Colombian President Juan Manuel Santos said Saturday the killings by members of the Revolutionary Armed Forces of Colombia, commonly referred to as FARC, "could be the cruelest thing we have seen in a long time," Colombia Reports said.
"They had them as hostages, chained, and when they found themselves confronted with the security forces, showed no restraint in [assassinating] them in cold blood," Santos said.
The president said three of the men were shot in the head and the fourth was shot twice in the back.
The four -- three national police officers and an army soldier whose bodies were found Saturday-- were part of a group of 21 held by the guerrillas up to 14 years as political leverage, the Los Angeles Times reported. The executions took place in the jungles of Caqueta state in southern Colombia during a rescue attempt by the military, the newspaper said.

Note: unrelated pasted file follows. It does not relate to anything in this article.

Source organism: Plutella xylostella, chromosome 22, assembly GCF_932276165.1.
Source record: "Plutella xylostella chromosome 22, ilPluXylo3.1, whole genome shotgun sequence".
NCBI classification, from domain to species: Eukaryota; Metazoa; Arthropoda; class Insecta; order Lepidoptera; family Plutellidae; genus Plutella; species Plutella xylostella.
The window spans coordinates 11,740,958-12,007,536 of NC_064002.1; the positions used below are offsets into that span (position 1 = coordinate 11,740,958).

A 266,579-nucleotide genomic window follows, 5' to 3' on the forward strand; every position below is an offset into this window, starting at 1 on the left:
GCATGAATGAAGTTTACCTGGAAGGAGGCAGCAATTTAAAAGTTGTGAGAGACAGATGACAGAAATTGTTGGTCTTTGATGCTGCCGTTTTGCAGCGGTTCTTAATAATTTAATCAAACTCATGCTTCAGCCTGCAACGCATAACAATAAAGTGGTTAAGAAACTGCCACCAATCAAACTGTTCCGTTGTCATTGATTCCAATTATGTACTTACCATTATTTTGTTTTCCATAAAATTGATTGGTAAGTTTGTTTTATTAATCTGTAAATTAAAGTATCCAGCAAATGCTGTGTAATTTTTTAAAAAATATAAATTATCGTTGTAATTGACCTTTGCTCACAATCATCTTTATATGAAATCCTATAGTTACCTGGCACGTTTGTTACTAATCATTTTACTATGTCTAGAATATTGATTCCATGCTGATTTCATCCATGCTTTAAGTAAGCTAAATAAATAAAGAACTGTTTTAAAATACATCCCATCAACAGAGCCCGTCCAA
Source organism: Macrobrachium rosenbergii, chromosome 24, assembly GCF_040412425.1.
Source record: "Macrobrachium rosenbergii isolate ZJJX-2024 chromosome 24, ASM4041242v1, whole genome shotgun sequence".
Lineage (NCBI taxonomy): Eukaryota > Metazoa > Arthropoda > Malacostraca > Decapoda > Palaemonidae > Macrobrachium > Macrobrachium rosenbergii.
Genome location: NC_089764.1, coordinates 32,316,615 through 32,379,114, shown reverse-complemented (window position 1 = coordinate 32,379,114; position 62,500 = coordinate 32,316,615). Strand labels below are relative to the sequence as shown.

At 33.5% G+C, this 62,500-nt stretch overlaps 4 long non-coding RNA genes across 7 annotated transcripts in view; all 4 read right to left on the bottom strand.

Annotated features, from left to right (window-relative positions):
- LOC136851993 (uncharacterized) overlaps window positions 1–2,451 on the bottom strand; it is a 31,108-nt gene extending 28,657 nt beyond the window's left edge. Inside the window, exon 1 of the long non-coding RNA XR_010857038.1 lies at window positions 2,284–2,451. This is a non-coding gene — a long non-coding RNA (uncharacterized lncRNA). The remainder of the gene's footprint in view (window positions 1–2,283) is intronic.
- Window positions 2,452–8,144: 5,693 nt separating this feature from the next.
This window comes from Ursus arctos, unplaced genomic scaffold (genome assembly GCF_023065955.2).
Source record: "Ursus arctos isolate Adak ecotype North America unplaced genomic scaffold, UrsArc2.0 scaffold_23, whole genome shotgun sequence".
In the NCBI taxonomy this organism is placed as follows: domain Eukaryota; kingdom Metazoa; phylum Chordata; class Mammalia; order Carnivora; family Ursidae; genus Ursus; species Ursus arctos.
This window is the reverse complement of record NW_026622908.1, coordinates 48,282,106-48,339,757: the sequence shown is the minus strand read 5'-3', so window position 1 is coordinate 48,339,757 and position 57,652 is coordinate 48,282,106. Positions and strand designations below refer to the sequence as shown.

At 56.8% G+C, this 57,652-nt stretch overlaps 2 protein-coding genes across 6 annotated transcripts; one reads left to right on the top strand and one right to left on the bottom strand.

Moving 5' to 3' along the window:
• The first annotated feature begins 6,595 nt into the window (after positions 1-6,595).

A fifth hostage fled to safety and one rebel was captured.
The FARC rebels have been battling the government forces for decades. Their longtime supreme leader, Alfonso Cano, was killed by the military this month. He has been succeeded by another rebel who goes by the alias Timochenko, the Times said.